Coronavirus through speech:  Microdroplets generated by speech can remain suspended in the air in an enclosed space for more than ten minutes, a study published Wednesday showed, underscoring their likely role in spreading COVID-19.   

Researchers at the National Institute of Diabetes and Digestive and Kidney Diseases (NIDDK) had a person loudly repeat the phrase “Stay healthy” for 25 seconds inside a closed box.

A laser projected into the box illuminated droplets, allowing them to be seen and counted. 

They stayed in the air for an average of 12 minutes, the study published in the journal Proceedings of the National Academy of Sciences of the United States of America (PNAS) showed.

Now, scientists from the National Institutes of Health (NIH), US, have come up with troubling new evidence of transmission in confined spaces. They used an intense sheet of highly sensitive laser light to visualize bursts of small-sized droplets produced during repeated spoken phrases. The droplets are too small to be seen but are large enough to carry pathogens that can linger in the air “for tens of minutes or longer” before shrinking and eventually disappearing.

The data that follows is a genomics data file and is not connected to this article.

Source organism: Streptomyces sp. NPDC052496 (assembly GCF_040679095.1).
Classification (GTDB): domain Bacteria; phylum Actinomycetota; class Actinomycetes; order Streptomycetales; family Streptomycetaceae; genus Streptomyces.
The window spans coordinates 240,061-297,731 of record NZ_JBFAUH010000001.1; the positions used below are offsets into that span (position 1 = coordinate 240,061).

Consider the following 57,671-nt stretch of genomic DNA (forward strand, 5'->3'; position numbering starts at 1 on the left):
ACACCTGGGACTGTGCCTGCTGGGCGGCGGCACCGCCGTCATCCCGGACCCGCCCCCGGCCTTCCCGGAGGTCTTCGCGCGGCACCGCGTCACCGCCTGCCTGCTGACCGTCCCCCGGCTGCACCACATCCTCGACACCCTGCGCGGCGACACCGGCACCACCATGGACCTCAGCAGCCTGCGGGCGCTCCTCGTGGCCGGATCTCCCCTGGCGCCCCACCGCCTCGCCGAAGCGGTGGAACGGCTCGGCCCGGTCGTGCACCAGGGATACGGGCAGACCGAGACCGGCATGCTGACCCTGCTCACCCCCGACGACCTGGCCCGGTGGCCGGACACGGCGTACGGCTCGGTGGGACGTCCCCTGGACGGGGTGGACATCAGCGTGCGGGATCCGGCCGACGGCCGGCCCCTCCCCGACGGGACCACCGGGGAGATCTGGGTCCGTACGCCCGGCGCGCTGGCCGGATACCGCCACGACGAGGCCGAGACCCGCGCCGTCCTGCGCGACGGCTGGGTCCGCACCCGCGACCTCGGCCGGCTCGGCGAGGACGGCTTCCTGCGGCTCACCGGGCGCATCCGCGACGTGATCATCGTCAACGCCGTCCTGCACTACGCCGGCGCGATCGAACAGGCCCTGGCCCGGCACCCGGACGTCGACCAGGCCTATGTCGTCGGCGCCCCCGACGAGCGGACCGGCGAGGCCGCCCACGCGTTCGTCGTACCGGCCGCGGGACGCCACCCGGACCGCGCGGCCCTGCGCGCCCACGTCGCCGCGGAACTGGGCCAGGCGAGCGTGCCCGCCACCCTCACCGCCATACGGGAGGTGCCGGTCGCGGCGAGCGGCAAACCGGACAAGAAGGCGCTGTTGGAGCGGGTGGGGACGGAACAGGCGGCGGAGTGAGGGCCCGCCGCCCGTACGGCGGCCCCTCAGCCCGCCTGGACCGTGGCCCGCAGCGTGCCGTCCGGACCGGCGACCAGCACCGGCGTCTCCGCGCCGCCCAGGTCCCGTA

According to scientists, speaking produces about 2,600 droplets per second, which corresponds to an estimated 2.4-12 nanolitres of airborne oral fluid. In the case of COVID-19, the oral fluid has a high viral load, even in asymptomatic cases. “Now assuming that oral fluid contains approximately 7 million SARS-CoV-2 copies per mL (milliliter) in COVID-19 infected persons, then that 1 minute of loud-speaking could generate more than 1,000 virus-containing droplets that will remain airborne for 8 minutes or longer,” the study said.

“These observations confirm that normal speaking in enclosed environments might carry a substantial risk of virus transmission.” The findings were published in the journal Proceedings Of National Academy Of Sciences.

Once airborne, these speech-generated droplets rapidly dehydrate due to evaporation and start decreasing in size which delays their fall. “Our laser light scattering method not only provides real-time visual evidence for speech droplet emission but also assesses their airborne lifetime. This demonstrates how speech generates airborne droplets that can remain suspended and are capable of transmitting disease in confined spaces,” said the team.

If the level of infectiousness of COVID-19 through speech can be confirmed, it could give a scientific boost to recommendations in many countries to wear a face mask, and help explain the virus’s rapid spread.